Parliamentary Asbestos Seminar 2018 

by Laurie Kazan-Allen



The annual Parliamentary Asbestos Seminar took place on June 26, 2018 in Committee Room 14 of the House of Commons. As always this event, held under the auspices of the Asbestos Sub-Committee of the All-party Group on Occupational Health and Safety, offered the opportunity for Members of Parliament to hear about a diverse range of global asbestos developments from people working on the asbestos frontline. MPs in attendance included Jo Stevens, Chair of the Asbestos Sub-Committee, Labour Shadow Secretary of State for Work and Pensions Margaret Greenwood MP, London MP Stephen Timms (Labour), West Dunbartonshire MP Martin Docherty-Hughes (Scottish National Party), representatives of Bath MP Wera Hobhouse (Liberal Democrat) and others.1


Also in attendance were dozens of campaigners from asbestos victim support groups, asbestos charities, trade unions and non-governmental organizations from County Durham, South Yorkshire, Derbyshire, Kent, Glasgow, Birmingham, Liverpool, Manchester, Leicester, Rochdale, Cambridge and London. The widespread geographical representation of delegates was a reflection of the ubiquity of the challenges posed by Britain’s industrial asbestos legacy; the use of 7 million tonnes of asbestos during the 20th century has given Britain the highest mesothelioma rate in the world.2

During the two-hour session, first-hand testimony was provided regarding challenges faced by UK asbestos cancer sufferers, progress being made by British mesothelioma researchers, asbestos legacy issues at brownfield sites, the campaign by the Asbestos in Schools Group and the tragic consequences of asbestos consumption in India. The keynote presentation was given by Retired Labor Inspector and Co-Founder of the Brazilian Association for the Asbestos-Exposed Fernanda Giannasi, who explained how grassroots mobilization by asbestos victims overturned decades of industry domination and control of the national asbestos dialogue. From being one of the world’s largest asbestos producers, consumers and exporters, Brazil is now embarking on a post-asbestos era as a result of a 2017 decision by the country’s Supreme Court.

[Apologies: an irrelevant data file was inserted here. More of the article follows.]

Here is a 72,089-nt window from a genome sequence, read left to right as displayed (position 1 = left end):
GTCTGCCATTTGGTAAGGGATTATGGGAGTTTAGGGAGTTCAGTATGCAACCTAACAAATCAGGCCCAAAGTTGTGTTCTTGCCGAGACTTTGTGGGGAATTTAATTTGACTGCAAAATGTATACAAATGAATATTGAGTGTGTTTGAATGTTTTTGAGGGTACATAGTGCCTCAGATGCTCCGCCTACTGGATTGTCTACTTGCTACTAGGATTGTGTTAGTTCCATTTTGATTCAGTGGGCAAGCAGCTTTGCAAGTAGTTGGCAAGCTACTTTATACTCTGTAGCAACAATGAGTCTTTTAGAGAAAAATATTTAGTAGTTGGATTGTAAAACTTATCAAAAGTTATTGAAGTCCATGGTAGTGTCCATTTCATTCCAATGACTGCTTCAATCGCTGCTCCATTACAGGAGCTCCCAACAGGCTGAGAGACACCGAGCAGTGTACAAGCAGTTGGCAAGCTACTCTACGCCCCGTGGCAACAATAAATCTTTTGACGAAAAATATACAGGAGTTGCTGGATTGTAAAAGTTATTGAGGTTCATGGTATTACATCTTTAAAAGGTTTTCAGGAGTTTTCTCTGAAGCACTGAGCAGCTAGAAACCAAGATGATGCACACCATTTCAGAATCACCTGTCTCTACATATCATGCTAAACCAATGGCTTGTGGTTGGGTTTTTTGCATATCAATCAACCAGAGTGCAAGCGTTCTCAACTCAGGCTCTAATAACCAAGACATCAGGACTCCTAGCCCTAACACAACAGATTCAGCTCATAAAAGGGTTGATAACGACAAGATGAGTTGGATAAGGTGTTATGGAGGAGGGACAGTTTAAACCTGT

Commenting on the event, Chair Jo Stevens said:

“The seminar showed that, despite asbestos having been banned in Britain for almost 20 years there is still a huge problem out there. Millions of tons of asbestos are still in place in workplaces across the country and every year 5,000 people die prematurely because of past exposure.

Two things were very clear from the seminar. The first was the huge energy there is out there to make sure that these victims are supported, and this terrible killer fibre eradicated. The second is the need to support those who are fighting in other parts of the world against the asbestos industry to try to secure an asbestos-free world.”

A full report of the content of the presentations and discussions is under preparation. For now, we are uploading a series of photographs from the day.


Sir Anthony Newman-Taylor, Professor of Occupational and Environmental Medicine, National Lung and Heart Institute, Imperial College.


Liz Darlison, Head of Services, Mesothelioma UK speaking on behalf of Dr. Mags Portman.


Jason Addy, Spodden Valley Trust.


Fernanda Giannasi, Retired Labour Inspector and Co-Founder of the Brazilian Association of the Asbestos-Exposed.


John McClean, Asbestos in Schools Group.


Krishnendu Mukherjee, Doughty Street Chambers.

July 2, 2018


1 Stevens, Jo. House of Commons Asbestos Seminar. June 28, 2018.

2 Gilham C, Rake C, et al. Past and current asbestos exposure and future mesothelioma risks in Britain: The Inhaled Particles Study (TIPS). 2018



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